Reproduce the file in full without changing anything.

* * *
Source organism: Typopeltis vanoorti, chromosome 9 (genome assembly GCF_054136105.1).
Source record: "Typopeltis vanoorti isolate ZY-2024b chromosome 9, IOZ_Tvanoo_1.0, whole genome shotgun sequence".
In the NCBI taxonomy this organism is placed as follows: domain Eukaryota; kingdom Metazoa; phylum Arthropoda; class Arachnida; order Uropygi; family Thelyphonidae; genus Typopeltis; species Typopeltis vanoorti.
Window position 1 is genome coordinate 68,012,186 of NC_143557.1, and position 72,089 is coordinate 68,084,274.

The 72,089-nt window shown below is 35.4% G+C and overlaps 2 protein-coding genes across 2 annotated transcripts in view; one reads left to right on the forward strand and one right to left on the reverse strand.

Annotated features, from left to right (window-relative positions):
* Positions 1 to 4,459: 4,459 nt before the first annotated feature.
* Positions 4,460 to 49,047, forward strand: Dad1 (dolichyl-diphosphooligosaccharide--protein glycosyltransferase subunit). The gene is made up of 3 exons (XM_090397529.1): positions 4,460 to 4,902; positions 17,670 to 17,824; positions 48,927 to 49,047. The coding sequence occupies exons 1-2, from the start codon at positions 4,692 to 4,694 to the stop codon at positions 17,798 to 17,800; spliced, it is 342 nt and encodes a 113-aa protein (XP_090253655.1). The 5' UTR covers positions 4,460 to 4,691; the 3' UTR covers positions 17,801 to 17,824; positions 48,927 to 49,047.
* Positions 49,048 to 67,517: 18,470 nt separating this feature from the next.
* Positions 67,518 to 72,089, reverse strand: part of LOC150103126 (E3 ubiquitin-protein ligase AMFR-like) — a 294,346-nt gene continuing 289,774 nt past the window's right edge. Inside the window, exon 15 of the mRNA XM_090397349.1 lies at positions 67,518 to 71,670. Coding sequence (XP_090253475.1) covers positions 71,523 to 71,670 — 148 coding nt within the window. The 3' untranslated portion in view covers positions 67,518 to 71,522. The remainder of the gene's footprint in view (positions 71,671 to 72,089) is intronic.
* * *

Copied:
Source organism: Typopeltis vanoorti, chromosome 9 (genome assembly GCF_054136105.1).
Source record: "Typopeltis vanoorti isolate ZY-2024b chromosome 9, IOZ_Tvanoo_1.0, whole genome shotgun sequence".
In the NCBI taxonomy this organism is placed as follows: domain Eukaryota; kingdom Metazoa; phylum Arthropoda; class Arachnida; order Uropygi; family Thelyphonidae; genus Typopeltis; species Typopeltis vanoorti.
Window position 1 is genome coordinate 68,012,186 of NC_143557.1, and position 72,089 is coordinate 68,084,274.

The 72,089-nt window shown below is 35.4% G+C and overlaps 2 protein-coding genes across 2 annotated transcripts in view; one reads left to right on the forward strand and one right to left on the reverse strand.

Annotated features, from left to right (window-relative positions):
* Positions 1 to 4,459: 4,459 nt before the first annotated feature.
* Positions 4,460 to 49,047, forward strand: Dad1 (dolichyl-diphosphooligosaccharide--protein glycosyltransferase subunit). The gene is made up of 3 exons (XM_090397529.1): positions 4,460 to 4,902; positions 17,670 to 17,824; positions 48,927 to 49,047. The coding sequence occupies exons 1-2, from the start codon at positions 4,692 to 4,694 to the stop codon at positions 17,798 to 17,800; spliced, it is 342 nt and encodes a 113-aa protein (XP_090253655.1). The 5' UTR covers positions 4,460 to 4,691; the 3' UTR covers positions 17,801 to 17,824; positions 48,927 to 49,047.
* Positions 49,048 to 67,517: 18,470 nt separating this feature from the next.
* Positions 67,518 to 72,089, reverse strand: part of LOC150103126 (E3 ubiquitin-protein ligase AMFR-like) — a 294,346-nt gene continuing 289,774 nt past the window's right edge. Inside the window, exon 15 of the mRNA XM_090397349.1 lies at positions 67,518 to 71,670. Coding sequence (XP_090253475.1) covers positions 71,523 to 71,670 — 148 coding nt within the window. The 3' untranslated portion in view covers positions 67,518 to 71,522. The remainder of the gene's footprint in view (positions 71,671 to 72,089) is intronic.